Delicious Cherry Cake

Reader Contribution by Sue Van Slooten
article image

Nothing says Christmas like this beautiful Cherry Pound Cake. Studded with bright red cherries, it is a delight for the eyes as well as the palate. It’s deliciousness crossed my path not too long ago via Rock Recipes, Barry Parson’s blog out of Newfoundland, Canada. According to Barry, no Newfoundland Christmas table would be complete without it. Newfoundland, as you may know, is the easternmost point of North America, so much so, it has its own time zone, one half hour earlier than the eastern seaboard.The Rock, incidentally, is what the locals call Newfoundland.

This cake makes two generous loaves, but you can use a springform pan or a Bundt/Tube pan as well. I made it in two loaf pans, freezing one for later, and, of course, eating the other. It did not last long. It was very well received by the other half, namely, the hubby. Barry recommends rinsing the cherries first, and I agree. It keeps the batter from turning pink in my opinion. I also cut the sugar slightly, by 1/2 cup. If you want it sweeter, go for it. So, without further delay, here’s the recipe:

Cherry Pound Cake

Ingredients:

  • 1 lb chopped glace cherries with 1/4 cup flour
  • 1 1/2 cups butter
  • 1 1/2 cups sugar
  • 3 eggs
  • 2 tsp. vanilla extract
  • 2 tsp almond extract
  • 3 cups flour
  • 1 1/2 tsp baking powder
  • 1 cup lukewarm, undiluted evaporated milk

Directions

Preheat your oven to 325 F.

1. Rinse the cherries in a colander to remove any syrup they may have been stored in. Pat them dry between layers of paper towels.This step helps prevent the cherries from sinking into the batter as well. Depending on their size, cut them into halves or quarters and set aside for later. They will get tossed in 1/4 cup flour later but not until just before they are folded into the batter.

2. Cream together the butter and sugar well.

3. Add the eggs, one at a time, beating well after each addition until light and fluffy.

4. Beat in the vanilla and almond extracts.

5. Sift together the 3 cups of flour and baking powder,

6. Fold dry ingredients into the creamed mixture alternately with the warm milk, beginning and ending with the dry ingredients. As a general rule, I add the dry ingredients in three portions and the milk in two portions.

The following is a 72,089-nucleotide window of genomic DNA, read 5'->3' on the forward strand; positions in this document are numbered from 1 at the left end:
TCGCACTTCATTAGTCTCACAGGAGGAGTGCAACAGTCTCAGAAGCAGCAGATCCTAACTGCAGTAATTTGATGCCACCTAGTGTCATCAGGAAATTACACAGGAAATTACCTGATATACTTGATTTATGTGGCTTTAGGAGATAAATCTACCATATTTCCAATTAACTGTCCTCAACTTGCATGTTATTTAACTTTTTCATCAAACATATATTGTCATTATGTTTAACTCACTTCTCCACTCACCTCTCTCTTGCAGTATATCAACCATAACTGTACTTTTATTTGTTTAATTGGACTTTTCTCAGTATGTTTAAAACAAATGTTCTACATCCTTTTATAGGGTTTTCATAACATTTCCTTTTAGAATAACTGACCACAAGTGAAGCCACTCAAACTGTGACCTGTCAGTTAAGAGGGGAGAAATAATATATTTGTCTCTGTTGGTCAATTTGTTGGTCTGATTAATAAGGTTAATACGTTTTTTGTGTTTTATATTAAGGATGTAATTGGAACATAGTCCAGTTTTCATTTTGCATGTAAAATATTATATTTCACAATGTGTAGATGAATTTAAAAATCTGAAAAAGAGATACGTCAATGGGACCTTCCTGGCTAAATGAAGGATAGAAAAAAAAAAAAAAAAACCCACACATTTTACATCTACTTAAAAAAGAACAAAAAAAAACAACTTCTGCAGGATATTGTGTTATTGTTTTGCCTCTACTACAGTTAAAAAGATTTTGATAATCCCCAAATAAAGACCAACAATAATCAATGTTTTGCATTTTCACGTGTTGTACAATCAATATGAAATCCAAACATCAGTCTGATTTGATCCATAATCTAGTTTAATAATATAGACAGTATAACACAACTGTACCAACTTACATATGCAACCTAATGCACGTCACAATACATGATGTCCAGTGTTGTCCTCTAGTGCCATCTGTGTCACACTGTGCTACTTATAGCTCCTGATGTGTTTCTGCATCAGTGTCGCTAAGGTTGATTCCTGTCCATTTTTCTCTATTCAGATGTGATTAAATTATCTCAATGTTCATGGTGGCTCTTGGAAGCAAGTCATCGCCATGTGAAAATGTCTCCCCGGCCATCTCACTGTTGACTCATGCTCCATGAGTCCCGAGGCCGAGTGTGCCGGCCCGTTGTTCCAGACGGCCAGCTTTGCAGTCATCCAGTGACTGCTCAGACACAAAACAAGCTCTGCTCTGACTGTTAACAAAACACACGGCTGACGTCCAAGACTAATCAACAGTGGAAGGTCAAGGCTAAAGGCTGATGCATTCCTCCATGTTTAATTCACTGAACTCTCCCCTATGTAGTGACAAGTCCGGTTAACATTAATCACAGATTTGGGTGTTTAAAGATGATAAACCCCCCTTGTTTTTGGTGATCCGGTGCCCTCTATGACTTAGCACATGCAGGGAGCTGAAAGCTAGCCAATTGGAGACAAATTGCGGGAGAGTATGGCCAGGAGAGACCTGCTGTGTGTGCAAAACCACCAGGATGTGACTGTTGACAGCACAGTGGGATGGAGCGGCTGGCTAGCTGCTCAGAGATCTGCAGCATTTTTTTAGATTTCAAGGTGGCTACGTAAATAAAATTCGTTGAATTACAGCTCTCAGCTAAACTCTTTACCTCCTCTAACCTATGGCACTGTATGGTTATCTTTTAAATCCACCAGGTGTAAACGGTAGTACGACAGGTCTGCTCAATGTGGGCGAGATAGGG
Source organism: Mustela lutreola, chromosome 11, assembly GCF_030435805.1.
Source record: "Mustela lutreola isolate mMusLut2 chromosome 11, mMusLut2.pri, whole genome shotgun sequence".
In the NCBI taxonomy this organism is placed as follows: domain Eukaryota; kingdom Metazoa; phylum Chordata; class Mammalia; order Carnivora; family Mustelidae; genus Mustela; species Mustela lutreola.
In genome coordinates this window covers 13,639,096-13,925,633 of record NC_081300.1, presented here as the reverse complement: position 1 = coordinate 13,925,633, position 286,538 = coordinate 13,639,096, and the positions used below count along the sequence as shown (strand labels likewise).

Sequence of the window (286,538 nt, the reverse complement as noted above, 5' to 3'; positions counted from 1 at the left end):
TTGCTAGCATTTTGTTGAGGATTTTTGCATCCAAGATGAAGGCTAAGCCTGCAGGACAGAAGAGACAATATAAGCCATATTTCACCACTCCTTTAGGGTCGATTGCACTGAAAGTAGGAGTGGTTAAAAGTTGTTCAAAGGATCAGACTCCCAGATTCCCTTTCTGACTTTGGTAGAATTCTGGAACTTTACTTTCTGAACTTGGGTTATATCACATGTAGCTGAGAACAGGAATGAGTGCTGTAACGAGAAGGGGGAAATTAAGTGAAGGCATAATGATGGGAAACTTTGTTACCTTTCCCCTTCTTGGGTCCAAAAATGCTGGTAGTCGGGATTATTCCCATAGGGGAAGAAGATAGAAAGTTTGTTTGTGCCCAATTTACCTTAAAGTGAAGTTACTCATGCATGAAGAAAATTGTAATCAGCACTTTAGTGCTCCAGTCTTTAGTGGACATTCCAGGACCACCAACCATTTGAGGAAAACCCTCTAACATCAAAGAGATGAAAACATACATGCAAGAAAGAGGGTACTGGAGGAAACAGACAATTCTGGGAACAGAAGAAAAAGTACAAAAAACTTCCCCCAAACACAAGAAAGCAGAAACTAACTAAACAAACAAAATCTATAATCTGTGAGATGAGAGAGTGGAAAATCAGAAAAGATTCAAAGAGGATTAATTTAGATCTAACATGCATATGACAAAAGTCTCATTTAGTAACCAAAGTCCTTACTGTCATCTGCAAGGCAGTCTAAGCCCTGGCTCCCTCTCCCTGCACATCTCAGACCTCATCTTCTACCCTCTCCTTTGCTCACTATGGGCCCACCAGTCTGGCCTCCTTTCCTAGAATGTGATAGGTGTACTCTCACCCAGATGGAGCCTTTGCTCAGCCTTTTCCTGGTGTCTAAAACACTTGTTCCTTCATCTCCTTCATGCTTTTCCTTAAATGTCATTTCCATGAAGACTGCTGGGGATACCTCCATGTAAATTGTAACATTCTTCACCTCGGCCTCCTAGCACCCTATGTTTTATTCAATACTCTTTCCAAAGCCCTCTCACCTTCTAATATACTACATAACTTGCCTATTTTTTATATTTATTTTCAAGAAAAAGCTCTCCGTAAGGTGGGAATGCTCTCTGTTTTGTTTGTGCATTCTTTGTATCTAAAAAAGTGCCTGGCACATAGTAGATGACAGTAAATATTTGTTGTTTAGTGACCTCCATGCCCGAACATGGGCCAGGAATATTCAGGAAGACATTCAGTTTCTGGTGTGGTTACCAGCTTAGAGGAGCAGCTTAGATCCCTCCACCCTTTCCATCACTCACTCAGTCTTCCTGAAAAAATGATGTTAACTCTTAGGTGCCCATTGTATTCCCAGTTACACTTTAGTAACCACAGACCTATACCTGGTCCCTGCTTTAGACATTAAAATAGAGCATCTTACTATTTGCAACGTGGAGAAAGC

7. Fold the chopped cherries that have been tossed at the last minute in the 1/4 cup flour.

8. Bake in a greased and floured springform pan, tube pan, or two loaf pans, lined with parchment. (Sue’s note: I definitely recommend the parchment in the loaf pans.) Bake for 45-60 minutes, depending on the size of your pans. 

9. Let the cake cool in the pan(s) for ten minutes before turning out onto a wire rack to cool completely.

References:

Parsons, Barry C. “Rock Recipes: Christmas” St. John’s, Newfoundland: Breakwater Books, 2016. Also, www.breakwaterbooks.com. Last accessed December 2, 2019.

Parsons, Barry C. Rock Recipes:www.rockrecipes.com Last accessed December 1, 2019.

You can follow the further adventures of Sue or sign up for a class at her websiteor email.  Read all of Sue’s Mother Earth News blog postshere.

STEAK AND CAKE

Elizabeth Karmel says, let them eat cake … and steak! In this unique cookbook, she shares more than 100 recipes that scream to be made, paired, and eaten with joy. How about a Cowboy Steak with Whiskey Butter followed by a Whiskey Buttermilk Bundt Cake? Or a Porterhouse for Two with Mother’s Freshly Grated Coconut Cake? Or mix and match yourself. Maybe a Classic Key Lime Cheesecake?

Not only will you find some of the best recipes ever for steak (and steakhouse sides and sauces) and those all-butter-eggs-and-sugar cakes, but you will also pick up tips and tricks for choosing and cooking steaks and baking cakes. The result is an instant dinner party, the kind of universally loved meal that makes any and every occasion special. Order from the MOTHER EARTH NEWS Store or by calling 800-234-3368.


All MOTHER EARTH NEWS community bloggers have agreed to follow our Blogging Guidelines, and they are responsible for the accuracy of their posts. To learn more about the author of this post, click on their byline link at the top of the page.